To become one of only a few hundred certified wine experts in the world, Kate must pass the notoriously difficult Master of Wine examination. She’s failed twice before; her third attempt will be her last chance. Suddenly finding herself without a job and with the test a few months away, she travels to Burgundy to spend the fall at the vineyard estate that has belonged to her family for generations. There she can bolster her shaky knowledge of Burgundian vintages and reconnect with her cousin Nico and his wife, Heather, who now oversee day-to-day management of the grapes. The one person Kate hopes to avoid is Jean-Luc, a talented young winemaker and her first love.

At the vineyard house, Kate is eager to help her cousin clean out the enormous basement that is filled with generations of discarded and forgotten belongings. Deep inside the cellar, behind a large armoire, she discovers a hidden room containing a cot, some Resistance pamphlets, and an enormous cache of valuable wine. Piqued by the secret space, Kate begins to dig into her family’s history—a search that takes her back to the dark days of World War II and introduces her to a relative she never knew existed, a great–half aunt who was a teenager during the Nazi occupation.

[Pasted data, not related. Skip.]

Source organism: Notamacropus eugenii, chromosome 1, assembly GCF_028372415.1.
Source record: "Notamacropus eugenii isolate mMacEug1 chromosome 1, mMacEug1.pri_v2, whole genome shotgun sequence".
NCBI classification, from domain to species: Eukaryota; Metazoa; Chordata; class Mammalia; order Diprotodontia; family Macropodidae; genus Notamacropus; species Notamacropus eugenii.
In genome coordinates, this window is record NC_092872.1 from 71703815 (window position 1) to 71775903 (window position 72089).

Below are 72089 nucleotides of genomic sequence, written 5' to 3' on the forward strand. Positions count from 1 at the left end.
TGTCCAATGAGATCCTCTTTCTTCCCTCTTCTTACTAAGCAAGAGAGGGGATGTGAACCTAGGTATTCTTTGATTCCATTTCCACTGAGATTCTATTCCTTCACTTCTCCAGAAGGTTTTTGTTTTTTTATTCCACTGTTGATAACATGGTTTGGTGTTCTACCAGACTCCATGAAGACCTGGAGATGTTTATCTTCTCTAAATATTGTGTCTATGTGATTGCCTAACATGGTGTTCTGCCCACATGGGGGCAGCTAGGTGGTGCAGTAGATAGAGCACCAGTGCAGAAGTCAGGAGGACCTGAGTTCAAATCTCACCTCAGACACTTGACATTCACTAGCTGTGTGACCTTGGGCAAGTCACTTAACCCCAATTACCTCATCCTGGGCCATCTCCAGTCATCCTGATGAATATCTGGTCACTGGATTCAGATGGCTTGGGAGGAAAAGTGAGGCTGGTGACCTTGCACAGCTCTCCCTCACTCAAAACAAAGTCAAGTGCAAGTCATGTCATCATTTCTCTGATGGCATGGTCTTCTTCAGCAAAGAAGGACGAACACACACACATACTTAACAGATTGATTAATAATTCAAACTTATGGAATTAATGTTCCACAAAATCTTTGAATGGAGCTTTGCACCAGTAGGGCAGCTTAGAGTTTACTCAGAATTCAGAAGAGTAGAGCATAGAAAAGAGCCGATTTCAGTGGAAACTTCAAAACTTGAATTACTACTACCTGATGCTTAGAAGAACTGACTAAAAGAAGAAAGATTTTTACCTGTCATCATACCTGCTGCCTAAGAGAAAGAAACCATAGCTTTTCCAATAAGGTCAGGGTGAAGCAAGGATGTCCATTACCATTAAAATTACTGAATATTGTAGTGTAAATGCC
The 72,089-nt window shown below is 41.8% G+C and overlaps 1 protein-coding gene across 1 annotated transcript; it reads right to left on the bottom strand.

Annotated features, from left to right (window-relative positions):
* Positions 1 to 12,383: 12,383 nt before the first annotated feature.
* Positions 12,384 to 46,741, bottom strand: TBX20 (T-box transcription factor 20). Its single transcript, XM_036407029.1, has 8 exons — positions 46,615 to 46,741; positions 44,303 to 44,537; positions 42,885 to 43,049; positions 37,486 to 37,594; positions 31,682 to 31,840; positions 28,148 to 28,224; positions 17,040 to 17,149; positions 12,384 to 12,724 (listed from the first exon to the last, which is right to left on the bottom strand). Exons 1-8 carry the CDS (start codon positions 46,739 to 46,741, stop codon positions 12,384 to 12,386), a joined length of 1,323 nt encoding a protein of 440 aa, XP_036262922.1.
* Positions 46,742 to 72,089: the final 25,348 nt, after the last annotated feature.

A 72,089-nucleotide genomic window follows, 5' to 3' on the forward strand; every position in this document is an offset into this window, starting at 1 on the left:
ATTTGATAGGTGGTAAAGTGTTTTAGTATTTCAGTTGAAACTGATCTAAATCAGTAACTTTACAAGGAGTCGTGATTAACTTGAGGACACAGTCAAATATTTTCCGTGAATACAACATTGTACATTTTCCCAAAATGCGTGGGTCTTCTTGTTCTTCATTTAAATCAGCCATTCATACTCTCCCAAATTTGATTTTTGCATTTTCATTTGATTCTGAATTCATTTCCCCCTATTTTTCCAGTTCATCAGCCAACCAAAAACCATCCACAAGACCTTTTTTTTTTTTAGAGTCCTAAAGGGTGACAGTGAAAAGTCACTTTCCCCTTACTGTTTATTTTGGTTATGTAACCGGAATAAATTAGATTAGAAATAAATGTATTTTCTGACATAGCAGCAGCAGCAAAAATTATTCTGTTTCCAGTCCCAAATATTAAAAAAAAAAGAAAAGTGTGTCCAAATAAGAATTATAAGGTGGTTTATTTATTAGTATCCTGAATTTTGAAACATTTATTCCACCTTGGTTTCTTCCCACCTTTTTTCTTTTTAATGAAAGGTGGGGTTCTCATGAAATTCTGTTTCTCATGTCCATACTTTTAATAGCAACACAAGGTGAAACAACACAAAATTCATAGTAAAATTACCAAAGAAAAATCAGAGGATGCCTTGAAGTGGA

As she learns more about her family, the line between resistance and collaboration blurs, driving Kate to find the answers to two crucial questions: Who, exactly, did her family aid during the difficult years of the war? And what happened to six valuable bottles of wine that seem to be missing from the cellar’s collection?

From the author of Truths I Never Told You and Before I Let You Go, Kelly Rimmer’s powerful WWII novel follows a woman’s urgent search for answers to a family mystery that uncovers truths about herself that she never expected.

“Kelly Rimmer has outdone herself. I thought that Before I Let You Go was one of the best novels I had ever read…If you only have time to read one book this year The Things We Cannot Say should be that book. Keep tissues handy.”—Fresh Fiction

“Fans of The Nightingale and Lilac Girls will adore The Things We Cannot Say.” —Pam Jenoff, New York Times
In 1942, Europe remains in the relentless grip of war. Just beyond the tents of the Russian refugee camp she calls home, a young woman speaks her wedding vows. It’s a decision that will alter her destiny…and it’s a lie that will remain buried until the next century.